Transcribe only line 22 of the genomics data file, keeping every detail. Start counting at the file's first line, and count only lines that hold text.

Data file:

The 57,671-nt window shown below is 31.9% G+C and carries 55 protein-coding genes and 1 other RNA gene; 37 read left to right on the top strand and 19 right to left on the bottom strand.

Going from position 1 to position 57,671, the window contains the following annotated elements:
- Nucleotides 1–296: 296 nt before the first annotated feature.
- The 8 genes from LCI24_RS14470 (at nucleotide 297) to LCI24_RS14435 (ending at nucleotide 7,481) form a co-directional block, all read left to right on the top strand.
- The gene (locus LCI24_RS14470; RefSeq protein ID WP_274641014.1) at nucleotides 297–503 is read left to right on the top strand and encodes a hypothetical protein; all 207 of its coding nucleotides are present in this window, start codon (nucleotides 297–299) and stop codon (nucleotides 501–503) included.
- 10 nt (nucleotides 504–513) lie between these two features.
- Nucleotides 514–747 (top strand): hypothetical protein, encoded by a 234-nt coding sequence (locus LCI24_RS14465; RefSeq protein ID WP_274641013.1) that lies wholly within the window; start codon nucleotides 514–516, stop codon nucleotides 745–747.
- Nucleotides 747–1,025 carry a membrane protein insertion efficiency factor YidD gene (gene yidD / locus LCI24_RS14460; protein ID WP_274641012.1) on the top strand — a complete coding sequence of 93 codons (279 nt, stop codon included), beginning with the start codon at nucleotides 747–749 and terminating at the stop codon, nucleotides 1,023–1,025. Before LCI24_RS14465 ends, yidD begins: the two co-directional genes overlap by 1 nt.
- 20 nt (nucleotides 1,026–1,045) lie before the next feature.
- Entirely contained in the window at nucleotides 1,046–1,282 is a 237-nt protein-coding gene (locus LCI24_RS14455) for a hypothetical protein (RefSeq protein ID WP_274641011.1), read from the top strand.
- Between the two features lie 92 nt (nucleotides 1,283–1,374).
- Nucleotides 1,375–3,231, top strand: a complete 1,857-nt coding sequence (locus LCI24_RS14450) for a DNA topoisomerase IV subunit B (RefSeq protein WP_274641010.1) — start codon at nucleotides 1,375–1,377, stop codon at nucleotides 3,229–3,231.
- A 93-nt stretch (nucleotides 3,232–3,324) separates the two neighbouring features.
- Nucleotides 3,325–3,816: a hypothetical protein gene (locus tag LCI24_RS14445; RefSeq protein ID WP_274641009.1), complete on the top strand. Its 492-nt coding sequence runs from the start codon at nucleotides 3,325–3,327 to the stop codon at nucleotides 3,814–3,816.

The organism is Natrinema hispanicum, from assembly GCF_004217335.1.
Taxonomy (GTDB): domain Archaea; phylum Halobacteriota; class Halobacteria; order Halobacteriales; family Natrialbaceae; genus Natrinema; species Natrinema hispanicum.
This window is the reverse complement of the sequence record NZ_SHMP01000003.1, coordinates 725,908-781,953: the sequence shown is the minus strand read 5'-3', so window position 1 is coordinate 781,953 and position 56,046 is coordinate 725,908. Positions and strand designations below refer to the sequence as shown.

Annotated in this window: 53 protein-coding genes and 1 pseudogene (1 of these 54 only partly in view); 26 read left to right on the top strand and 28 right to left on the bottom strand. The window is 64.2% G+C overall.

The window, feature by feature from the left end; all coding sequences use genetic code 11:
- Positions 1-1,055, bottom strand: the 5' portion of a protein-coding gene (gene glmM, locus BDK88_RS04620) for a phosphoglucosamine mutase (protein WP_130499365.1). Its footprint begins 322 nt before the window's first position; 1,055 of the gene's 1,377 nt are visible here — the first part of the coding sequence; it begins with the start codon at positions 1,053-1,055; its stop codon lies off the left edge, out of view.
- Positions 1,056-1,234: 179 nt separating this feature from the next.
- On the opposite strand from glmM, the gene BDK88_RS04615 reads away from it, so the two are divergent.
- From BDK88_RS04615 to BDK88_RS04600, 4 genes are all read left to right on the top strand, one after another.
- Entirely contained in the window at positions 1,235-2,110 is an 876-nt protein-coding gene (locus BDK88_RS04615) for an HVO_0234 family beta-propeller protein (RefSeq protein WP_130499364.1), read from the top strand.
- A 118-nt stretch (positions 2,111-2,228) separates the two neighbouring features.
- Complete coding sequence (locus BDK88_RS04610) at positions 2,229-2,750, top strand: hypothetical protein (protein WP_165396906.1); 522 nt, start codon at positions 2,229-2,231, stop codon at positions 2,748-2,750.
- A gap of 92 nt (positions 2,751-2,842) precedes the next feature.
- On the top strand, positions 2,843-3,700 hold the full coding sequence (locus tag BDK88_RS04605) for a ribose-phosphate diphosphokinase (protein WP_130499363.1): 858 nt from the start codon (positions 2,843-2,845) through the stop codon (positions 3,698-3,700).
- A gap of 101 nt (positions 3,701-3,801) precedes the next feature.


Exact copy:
- On the opposite strand from glmM, the gene BDK88_RS04615 reads away from it, so the two are divergent.